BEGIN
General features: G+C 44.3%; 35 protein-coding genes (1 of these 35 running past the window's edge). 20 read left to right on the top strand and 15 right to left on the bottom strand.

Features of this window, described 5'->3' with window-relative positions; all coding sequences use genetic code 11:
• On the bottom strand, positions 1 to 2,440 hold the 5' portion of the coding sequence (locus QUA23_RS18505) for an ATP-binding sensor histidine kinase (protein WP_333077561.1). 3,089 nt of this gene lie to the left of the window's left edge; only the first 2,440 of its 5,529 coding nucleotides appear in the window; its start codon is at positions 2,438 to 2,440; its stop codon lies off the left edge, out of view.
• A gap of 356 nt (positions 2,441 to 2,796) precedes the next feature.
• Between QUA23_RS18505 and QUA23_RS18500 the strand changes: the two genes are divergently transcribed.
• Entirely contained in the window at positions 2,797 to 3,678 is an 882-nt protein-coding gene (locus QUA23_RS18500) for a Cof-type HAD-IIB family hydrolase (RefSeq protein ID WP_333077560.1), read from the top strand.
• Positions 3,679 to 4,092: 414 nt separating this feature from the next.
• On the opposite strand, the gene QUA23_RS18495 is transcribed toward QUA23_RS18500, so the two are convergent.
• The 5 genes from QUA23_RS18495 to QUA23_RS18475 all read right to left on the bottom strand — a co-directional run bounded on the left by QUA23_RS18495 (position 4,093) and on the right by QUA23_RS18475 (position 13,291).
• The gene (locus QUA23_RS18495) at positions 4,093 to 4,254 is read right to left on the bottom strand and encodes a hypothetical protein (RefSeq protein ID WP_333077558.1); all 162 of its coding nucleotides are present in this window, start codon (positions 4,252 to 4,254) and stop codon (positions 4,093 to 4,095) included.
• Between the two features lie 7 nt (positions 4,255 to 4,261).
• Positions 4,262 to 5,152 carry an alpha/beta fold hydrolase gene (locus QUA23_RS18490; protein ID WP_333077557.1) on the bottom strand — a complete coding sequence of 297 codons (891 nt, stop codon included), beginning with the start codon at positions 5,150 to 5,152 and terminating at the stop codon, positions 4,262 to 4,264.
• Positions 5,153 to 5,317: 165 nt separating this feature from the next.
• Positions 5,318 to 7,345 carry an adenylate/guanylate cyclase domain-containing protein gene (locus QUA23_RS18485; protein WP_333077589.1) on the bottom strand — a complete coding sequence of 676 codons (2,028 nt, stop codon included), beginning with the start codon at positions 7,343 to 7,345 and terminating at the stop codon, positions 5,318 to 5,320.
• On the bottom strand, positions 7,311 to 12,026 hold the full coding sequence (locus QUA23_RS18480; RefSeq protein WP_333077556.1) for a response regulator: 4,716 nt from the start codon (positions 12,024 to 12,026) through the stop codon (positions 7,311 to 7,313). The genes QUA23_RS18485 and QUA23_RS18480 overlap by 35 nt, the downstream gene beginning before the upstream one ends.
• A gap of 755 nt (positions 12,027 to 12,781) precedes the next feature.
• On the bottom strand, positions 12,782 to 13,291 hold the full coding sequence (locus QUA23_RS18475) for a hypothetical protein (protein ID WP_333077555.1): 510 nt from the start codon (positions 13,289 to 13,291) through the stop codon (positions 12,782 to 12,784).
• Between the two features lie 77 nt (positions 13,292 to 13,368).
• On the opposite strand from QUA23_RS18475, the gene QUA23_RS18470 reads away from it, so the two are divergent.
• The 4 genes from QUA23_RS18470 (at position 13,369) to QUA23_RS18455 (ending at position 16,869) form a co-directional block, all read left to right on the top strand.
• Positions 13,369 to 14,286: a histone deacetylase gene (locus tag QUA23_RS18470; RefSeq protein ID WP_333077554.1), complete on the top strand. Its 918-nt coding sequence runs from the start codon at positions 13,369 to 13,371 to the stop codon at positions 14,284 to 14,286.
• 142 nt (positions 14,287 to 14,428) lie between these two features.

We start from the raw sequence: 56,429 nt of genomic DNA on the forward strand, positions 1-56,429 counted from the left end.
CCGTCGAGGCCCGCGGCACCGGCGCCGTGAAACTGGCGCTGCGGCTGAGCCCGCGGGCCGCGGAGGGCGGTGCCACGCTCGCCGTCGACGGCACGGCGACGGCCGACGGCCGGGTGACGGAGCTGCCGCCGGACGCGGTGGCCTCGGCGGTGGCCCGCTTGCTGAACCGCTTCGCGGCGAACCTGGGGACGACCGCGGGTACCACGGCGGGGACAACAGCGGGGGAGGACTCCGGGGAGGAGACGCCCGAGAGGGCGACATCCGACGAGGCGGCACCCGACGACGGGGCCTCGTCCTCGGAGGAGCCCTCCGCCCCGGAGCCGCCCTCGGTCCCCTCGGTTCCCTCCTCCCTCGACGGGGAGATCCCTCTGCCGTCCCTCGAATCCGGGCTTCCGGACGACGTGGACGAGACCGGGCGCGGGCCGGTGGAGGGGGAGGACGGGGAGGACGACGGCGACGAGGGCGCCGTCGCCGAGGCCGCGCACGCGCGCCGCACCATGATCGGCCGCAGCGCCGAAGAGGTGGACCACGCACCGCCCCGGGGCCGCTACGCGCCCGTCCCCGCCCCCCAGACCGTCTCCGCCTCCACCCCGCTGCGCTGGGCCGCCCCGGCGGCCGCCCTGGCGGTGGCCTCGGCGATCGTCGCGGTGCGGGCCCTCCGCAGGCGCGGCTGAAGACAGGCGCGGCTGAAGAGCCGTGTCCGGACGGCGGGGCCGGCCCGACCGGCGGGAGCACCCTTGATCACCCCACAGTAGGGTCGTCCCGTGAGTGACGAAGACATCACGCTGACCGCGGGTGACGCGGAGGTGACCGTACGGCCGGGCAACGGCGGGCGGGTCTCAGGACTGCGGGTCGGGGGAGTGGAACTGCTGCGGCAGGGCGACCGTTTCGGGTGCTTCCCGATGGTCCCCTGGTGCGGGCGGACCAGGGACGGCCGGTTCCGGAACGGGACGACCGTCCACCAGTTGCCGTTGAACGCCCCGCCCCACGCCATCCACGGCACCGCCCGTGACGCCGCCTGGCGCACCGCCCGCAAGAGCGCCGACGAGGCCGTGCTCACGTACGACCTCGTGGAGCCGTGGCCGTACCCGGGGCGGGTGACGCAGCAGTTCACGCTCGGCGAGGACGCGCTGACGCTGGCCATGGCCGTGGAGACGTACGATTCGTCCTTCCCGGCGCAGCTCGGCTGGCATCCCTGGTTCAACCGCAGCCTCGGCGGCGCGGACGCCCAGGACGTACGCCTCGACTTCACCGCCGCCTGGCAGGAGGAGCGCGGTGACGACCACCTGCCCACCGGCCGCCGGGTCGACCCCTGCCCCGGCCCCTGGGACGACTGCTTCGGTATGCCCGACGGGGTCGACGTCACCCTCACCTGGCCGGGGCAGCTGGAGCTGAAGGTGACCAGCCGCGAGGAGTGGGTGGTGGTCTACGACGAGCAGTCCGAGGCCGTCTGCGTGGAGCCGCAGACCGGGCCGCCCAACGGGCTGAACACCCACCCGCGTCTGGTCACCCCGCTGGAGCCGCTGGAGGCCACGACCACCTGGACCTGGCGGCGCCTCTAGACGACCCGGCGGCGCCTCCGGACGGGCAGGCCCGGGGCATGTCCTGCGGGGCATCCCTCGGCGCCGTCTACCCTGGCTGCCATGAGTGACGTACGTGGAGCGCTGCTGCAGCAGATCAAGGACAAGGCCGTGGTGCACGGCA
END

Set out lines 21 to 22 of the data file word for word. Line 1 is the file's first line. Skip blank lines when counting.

• Positions 13,369 to 14,286: a histone deacetylase gene (locus tag QUA23_RS18470; RefSeq protein ID WP_333077554.1), complete on the top strand. Its 918-nt coding sequence runs from the start codon at positions 13,369 to 13,371 to the stop codon at positions 14,284 to 14,286.
• 142 nt (positions 14,287 to 14,428) lie between these two features.